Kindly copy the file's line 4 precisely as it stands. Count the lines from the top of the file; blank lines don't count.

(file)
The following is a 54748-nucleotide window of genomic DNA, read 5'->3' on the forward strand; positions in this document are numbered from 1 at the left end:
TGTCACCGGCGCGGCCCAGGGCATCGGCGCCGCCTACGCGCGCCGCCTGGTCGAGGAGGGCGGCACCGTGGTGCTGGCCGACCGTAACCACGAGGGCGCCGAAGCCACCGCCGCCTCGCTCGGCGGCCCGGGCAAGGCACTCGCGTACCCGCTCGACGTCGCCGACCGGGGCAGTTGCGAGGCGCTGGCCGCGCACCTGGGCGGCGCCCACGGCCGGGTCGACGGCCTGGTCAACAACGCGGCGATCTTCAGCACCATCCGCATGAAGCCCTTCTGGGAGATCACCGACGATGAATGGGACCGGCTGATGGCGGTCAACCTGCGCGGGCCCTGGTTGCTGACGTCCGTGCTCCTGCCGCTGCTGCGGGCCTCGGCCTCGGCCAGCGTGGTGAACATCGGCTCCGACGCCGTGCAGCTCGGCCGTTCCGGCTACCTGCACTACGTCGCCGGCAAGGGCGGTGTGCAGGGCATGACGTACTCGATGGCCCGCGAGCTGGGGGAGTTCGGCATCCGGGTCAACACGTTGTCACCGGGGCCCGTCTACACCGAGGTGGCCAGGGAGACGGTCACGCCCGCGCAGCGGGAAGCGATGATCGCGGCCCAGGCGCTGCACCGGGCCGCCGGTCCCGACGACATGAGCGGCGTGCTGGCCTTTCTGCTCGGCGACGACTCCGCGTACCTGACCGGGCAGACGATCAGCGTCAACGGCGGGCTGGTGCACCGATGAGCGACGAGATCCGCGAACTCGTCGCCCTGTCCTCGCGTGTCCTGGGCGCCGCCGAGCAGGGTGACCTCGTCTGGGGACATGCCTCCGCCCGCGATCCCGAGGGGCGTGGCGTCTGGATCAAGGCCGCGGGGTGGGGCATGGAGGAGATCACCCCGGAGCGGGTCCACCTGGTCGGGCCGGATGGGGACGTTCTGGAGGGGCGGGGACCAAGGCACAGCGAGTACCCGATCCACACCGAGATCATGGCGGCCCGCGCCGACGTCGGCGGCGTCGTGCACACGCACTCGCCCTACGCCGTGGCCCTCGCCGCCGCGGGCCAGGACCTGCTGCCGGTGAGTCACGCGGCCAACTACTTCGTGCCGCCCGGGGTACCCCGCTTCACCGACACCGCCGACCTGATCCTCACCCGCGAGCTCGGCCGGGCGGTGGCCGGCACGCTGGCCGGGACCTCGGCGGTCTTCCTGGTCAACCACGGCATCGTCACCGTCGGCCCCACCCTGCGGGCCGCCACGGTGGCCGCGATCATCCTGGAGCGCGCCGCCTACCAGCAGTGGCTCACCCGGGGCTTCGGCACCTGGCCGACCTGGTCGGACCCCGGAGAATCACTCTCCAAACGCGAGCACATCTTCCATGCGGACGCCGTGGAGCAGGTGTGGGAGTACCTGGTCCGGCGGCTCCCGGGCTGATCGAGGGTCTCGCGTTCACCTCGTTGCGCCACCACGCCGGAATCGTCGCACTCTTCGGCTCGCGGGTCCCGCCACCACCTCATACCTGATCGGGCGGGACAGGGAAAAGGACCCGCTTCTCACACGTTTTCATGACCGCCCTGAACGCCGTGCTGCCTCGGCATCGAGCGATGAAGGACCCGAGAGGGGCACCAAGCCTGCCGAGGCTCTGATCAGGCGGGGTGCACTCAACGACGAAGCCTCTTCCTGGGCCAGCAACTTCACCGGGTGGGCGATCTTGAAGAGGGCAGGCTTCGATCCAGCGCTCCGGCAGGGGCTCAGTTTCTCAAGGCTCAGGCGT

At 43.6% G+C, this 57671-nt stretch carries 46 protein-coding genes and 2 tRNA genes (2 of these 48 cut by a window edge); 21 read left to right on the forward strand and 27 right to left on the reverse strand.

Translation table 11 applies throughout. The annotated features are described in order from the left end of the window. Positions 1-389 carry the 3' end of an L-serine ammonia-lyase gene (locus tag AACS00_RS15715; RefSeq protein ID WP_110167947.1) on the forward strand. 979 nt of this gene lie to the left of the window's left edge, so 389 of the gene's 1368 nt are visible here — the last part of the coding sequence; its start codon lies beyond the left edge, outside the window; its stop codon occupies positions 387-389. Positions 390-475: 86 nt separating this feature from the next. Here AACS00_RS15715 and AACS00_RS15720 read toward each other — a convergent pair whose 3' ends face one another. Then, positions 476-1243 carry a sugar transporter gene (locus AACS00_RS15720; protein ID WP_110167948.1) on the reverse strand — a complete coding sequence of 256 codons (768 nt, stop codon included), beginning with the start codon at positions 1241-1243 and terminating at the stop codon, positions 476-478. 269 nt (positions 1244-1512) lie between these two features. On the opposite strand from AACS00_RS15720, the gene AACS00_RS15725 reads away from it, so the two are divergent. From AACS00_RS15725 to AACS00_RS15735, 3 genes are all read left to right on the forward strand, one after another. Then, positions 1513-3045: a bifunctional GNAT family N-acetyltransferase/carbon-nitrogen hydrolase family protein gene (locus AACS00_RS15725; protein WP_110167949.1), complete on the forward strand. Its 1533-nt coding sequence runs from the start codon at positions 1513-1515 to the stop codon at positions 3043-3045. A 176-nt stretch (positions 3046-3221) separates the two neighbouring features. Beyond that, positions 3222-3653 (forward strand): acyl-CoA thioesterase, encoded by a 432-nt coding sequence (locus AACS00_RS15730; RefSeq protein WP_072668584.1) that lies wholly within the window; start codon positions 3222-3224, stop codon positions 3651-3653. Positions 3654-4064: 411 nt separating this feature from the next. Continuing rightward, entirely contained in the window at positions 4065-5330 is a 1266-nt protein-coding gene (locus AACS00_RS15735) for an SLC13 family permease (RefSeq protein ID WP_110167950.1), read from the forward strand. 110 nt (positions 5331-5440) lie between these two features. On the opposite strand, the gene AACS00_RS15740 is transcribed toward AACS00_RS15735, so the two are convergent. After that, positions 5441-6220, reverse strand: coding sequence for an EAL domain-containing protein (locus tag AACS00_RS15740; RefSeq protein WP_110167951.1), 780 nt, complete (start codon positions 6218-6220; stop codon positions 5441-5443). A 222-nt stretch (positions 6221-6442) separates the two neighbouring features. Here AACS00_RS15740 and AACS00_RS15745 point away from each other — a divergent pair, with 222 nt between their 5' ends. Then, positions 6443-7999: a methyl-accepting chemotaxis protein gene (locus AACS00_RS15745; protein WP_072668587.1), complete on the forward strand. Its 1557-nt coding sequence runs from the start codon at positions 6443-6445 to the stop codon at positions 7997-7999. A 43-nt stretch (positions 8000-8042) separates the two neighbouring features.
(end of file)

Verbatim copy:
Translation table 11 applies throughout. The annotated features are described in order from the left end of the window. Positions 1-389 carry the 3' end of an L-serine ammonia-lyase gene (locus tag AACS00_RS15715; RefSeq protein ID WP_110167947.1) on the forward strand. 979 nt of this gene lie to the left of the window's left edge, so 389 of the gene's 1368 nt are visible here — the last part of the coding sequence; its start codon lies beyond the left edge, outside the window; its stop codon occupies positions 387-389. Positions 390-475: 86 nt separating this feature from the next. Here AACS00_RS15715 and AACS00_RS15720 read toward each other — a convergent pair whose 3' ends face one another. Then, positions 476-1243 carry a sugar transporter gene (locus AACS00_RS15720; protein ID WP_110167948.1) on the reverse strand — a complete coding sequence of 256 codons (768 nt, stop codon included), beginning with the start codon at positions 1241-1243 and terminating at the stop codon, positions 476-478. 269 nt (positions 1244-1512) lie between these two features. On the opposite strand from AACS00_RS15720, the gene AACS00_RS15725 reads away from it, so the two are divergent. From AACS00_RS15725 to AACS00_RS15735, 3 genes are all read left to right on the forward strand, one after another. Then, positions 1513-3045: a bifunctional GNAT family N-acetyltransferase/carbon-nitrogen hydrolase family protein gene (locus AACS00_RS15725; protein WP_110167949.1), complete on the forward strand. Its 1533-nt coding sequence runs from the start codon at positions 1513-1515 to the stop codon at positions 3043-3045. A 176-nt stretch (positions 3046-3221) separates the two neighbouring features. Beyond that, positions 3222-3653 (forward strand): acyl-CoA thioesterase, encoded by a 432-nt coding sequence (locus AACS00_RS15730; RefSeq protein WP_072668584.1) that lies wholly within the window; start codon positions 3222-3224, stop codon positions 3651-3653. Positions 3654-4064: 411 nt separating this feature from the next. Continuing rightward, entirely contained in the window at positions 4065-5330 is a 1266-nt protein-coding gene (locus AACS00_RS15735) for an SLC13 family permease (RefSeq protein ID WP_110167950.1), read from the forward strand. 110 nt (positions 5331-5440) lie between these two features. On the opposite strand, the gene AACS00_RS15740 is transcribed toward AACS00_RS15735, so the two are convergent. After that, positions 5441-6220, reverse strand: coding sequence for an EAL domain-containing protein (locus tag AACS00_RS15740; RefSeq protein WP_110167951.1), 780 nt, complete (start codon positions 6218-6220; stop codon positions 5441-5443). A 222-nt stretch (positions 6221-6442) separates the two neighbouring features. Here AACS00_RS15740 and AACS00_RS15745 point away from each other — a divergent pair, with 222 nt between their 5' ends. Then, positions 6443-7999: a methyl-accepting chemotaxis protein gene (locus AACS00_RS15745; protein WP_072668587.1), complete on the forward strand. Its 1557-nt coding sequence runs from the start codon at positions 6443-6445 to the stop codon at positions 7997-7999. A 43-nt stretch (positions 8000-8042) separates the two neighbouring features.